March 5, 2020

Visitors should avoid coming to UW campus to see cherry blossoms amid COVID-19 outbreak

blossoms up close

The University is asking people to avoid coming to campus this year to comply with Gov. Inslee’s March 11 proclamation that prohibits large gatherings of more than 250 people as our region combats the spread of COVID-19.


February 27, 2020

Thinning, prescribed burns protected forests during the massive Carlton Complex wildfire

treated forest

In the first major study following the devastating Carlton Complex fire in north central Washington, researchers from the University of Washington and U.S. Forest Service found that previous tree thinning and prescribed burns helped forests survive the fire.


February 26, 2020

Wildness in urban parks important for human well-being

beach in seattle

A new University of Washington study has found that not all forms of nature are created equal when considering benefits to people’s well-being. Experiencing wildness, specifically, is particularly important for physical and mental health.


January 28, 2020

Rethinking land conservation to protect species that will need to move with climate change

high alpine landscape in washington state

Researchers from the UW and Evergreen found that many species of animals and plants likely will need to migrate under climate change, and that conservation efforts will also need to shift to be effective.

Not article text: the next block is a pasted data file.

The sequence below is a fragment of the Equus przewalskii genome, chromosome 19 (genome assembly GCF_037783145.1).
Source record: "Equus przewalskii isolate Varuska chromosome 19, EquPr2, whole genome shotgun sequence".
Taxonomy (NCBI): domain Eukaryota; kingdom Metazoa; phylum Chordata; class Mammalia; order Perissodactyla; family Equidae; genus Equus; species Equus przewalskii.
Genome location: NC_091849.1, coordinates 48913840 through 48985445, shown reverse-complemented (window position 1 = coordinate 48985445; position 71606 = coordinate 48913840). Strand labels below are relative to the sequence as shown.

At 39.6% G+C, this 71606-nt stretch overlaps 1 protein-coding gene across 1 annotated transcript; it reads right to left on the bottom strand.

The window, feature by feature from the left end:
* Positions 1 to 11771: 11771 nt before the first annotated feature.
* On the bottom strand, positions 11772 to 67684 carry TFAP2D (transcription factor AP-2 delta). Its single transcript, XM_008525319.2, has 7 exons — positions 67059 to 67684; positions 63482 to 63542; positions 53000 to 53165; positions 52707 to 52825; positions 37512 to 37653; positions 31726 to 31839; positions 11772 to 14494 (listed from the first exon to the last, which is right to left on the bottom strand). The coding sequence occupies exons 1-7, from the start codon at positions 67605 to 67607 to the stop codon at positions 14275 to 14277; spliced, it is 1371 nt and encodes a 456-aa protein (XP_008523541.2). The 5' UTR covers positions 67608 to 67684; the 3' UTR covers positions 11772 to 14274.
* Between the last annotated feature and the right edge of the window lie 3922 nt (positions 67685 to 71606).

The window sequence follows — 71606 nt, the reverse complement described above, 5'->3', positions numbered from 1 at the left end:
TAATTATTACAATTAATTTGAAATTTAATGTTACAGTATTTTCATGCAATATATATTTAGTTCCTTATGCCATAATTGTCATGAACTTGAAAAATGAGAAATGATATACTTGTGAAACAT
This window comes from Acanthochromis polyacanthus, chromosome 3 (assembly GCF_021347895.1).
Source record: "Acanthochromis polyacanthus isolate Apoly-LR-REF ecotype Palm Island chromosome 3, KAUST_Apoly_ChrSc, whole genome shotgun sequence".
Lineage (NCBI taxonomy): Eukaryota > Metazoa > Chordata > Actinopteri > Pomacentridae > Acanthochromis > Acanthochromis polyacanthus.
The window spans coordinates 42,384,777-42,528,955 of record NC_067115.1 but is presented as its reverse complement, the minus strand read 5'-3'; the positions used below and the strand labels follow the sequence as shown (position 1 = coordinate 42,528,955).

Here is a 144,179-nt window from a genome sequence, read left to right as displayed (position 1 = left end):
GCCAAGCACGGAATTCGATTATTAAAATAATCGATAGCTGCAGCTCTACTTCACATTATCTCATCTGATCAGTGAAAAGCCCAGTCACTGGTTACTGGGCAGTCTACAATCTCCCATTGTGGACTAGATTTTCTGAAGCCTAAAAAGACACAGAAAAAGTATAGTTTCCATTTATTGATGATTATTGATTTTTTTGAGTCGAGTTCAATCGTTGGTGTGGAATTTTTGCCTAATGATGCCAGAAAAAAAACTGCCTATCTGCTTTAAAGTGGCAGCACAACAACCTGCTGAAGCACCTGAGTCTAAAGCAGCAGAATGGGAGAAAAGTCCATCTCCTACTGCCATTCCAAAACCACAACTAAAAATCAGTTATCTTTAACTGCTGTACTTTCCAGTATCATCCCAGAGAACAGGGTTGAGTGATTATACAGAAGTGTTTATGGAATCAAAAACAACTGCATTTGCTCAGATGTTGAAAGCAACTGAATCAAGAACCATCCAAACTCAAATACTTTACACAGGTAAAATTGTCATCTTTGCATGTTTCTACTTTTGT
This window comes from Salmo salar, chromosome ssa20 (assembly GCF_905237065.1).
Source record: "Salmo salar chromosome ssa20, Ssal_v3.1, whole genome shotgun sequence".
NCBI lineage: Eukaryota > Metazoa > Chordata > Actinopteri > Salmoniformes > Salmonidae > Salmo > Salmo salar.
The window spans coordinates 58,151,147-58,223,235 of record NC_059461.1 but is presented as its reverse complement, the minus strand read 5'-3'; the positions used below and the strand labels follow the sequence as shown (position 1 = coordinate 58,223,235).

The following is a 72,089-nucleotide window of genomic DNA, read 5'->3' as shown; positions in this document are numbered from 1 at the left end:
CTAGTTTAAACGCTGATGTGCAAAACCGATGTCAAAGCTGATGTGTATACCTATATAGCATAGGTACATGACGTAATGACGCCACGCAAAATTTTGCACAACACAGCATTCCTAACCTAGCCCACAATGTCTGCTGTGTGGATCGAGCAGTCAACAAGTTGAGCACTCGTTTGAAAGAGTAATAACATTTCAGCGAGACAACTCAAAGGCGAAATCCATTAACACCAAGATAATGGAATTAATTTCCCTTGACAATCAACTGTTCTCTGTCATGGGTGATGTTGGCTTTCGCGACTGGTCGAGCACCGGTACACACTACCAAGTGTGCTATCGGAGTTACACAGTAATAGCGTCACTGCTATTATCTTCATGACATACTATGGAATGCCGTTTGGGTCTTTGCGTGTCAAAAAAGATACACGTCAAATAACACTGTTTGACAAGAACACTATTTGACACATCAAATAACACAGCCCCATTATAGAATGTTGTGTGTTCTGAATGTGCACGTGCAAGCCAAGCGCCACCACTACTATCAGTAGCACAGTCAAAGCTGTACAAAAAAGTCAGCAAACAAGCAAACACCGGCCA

January 15, 2020

‘The blob,’ food supply squeeze to blame for largest seabird die-off

dead common murre

When nearly one million common murres died at sea and washed ashore from California to Alaska in 2015 and 2016, it was unprecedented. Scientists from the University of Washington, the U.S. Geological Survey and others blame an unexpected squeeze on the ecosystem’s food supply, brought on by a severe and long-lasting marine heat wave known as “the blob.”


January 13, 2020

Fisheries management is actually working, global analysis shows

a fishing vessel in california

Nearly half of the fish caught worldwide are from stocks that are scientifically monitored and, on average, are increasing in abundance. Effective management appears to be the main reason these stocks are at sustainable levels or successfully rebuilding, according to a new study led by the University of Washington.


December 16, 2019

Resident orcas’ appetite likely reason for decline of big Chinook salmon

orca chasing chinook salmon